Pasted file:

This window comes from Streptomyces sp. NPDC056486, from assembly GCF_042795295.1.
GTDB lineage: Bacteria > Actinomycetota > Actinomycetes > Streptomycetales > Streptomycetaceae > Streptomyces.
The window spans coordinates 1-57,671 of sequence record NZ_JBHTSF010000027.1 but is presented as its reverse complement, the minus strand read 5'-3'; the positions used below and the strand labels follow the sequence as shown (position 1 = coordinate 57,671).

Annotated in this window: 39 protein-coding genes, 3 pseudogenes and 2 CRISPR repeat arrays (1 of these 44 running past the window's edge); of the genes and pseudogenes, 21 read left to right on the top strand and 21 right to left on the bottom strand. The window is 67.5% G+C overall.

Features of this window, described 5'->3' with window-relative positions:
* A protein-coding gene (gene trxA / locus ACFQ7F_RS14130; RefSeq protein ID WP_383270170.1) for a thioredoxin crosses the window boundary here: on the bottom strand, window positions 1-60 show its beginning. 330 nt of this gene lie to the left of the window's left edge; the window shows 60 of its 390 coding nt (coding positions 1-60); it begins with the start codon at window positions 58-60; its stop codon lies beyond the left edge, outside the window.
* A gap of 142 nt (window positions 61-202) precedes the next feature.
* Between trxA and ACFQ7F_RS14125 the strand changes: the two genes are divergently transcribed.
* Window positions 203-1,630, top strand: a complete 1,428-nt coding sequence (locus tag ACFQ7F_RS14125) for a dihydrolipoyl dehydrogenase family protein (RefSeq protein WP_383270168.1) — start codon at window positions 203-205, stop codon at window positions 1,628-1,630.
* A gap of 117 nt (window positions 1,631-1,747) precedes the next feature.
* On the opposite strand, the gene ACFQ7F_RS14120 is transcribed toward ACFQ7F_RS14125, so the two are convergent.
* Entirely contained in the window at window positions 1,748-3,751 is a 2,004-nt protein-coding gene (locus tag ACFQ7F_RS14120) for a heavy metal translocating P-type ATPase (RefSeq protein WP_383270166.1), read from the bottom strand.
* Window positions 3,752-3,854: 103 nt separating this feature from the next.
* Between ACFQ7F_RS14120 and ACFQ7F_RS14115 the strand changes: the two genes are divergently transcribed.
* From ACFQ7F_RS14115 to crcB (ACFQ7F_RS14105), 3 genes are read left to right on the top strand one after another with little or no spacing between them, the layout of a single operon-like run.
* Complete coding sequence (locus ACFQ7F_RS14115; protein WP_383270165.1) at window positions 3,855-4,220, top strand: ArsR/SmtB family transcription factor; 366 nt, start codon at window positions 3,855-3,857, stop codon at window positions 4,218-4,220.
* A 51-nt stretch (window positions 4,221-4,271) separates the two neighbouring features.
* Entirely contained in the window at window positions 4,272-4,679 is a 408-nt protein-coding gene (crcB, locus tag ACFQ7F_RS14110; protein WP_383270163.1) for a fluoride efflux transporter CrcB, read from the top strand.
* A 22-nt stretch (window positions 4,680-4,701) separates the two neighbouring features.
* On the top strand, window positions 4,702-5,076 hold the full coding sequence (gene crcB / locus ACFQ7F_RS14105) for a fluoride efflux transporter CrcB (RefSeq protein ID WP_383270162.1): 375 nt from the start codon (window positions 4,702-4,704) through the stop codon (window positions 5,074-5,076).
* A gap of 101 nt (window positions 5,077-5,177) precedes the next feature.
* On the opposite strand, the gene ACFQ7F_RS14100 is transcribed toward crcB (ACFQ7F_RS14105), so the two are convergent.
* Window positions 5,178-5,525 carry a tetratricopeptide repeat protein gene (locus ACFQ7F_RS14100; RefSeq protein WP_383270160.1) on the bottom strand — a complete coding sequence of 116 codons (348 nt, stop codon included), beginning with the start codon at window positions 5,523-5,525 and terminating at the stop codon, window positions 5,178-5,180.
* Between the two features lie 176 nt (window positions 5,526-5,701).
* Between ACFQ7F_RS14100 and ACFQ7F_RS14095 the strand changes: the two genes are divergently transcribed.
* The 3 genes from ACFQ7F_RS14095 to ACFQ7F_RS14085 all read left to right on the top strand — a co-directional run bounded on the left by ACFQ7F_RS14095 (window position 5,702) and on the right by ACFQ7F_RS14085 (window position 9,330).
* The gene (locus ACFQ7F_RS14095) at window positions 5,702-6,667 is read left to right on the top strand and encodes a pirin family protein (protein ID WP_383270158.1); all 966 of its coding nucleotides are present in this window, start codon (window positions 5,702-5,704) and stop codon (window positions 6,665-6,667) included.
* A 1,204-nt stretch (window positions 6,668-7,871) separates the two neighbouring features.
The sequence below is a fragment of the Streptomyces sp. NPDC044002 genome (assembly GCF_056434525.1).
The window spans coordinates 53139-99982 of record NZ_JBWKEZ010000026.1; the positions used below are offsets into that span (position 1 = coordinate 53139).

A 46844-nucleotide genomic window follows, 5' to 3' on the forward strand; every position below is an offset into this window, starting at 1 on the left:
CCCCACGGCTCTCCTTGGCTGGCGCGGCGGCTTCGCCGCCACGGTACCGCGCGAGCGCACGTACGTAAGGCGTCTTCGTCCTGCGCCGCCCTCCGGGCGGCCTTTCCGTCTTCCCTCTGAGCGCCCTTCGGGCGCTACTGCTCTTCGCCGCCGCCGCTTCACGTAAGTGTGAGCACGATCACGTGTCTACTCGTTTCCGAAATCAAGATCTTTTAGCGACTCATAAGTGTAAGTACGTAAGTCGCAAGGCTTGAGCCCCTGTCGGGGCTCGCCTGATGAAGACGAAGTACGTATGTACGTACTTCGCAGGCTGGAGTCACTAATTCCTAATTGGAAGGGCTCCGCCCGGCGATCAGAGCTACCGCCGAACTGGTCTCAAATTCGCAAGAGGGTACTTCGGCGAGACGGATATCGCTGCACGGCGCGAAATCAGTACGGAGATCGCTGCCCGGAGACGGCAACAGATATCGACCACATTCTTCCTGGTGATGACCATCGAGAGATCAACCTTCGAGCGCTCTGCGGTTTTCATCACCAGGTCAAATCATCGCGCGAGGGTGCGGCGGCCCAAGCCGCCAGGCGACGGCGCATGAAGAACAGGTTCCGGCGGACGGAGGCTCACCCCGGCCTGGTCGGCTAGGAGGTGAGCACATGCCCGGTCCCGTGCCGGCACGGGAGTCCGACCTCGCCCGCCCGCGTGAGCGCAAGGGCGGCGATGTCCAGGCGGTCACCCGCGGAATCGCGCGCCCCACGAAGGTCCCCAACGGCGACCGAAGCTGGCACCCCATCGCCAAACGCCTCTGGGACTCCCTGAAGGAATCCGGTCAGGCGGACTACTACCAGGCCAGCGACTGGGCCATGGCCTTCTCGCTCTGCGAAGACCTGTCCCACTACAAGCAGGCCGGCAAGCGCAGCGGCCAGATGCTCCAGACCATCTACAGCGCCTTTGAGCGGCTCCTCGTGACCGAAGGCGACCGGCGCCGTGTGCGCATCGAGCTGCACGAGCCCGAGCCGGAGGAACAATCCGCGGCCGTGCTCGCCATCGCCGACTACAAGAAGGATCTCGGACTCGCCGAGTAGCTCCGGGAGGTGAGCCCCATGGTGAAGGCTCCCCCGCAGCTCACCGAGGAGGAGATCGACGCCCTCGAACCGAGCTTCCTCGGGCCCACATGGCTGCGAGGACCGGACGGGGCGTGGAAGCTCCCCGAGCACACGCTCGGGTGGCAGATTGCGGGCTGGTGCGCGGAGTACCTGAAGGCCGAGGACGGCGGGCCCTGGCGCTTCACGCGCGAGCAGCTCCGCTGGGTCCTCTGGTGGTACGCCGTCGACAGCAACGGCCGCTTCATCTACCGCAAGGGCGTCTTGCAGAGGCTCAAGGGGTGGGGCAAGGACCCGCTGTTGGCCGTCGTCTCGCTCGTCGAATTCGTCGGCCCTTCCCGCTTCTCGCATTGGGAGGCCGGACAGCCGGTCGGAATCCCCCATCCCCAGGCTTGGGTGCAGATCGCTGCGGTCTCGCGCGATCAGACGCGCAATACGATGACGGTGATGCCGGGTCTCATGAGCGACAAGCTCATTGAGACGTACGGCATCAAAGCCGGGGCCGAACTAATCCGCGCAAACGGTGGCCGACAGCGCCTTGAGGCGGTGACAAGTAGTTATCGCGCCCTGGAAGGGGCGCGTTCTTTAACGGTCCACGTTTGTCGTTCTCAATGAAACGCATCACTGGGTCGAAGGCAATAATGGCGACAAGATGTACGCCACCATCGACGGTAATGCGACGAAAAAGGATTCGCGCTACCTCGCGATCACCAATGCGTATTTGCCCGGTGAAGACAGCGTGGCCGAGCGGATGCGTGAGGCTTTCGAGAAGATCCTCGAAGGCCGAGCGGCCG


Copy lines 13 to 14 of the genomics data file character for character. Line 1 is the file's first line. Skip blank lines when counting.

* Window positions 3,752-3,854: 103 nt separating this feature from the next.
* Between ACFQ7F_RS14120 and ACFQ7F_RS14115 the strand changes: the two genes are divergently transcribed.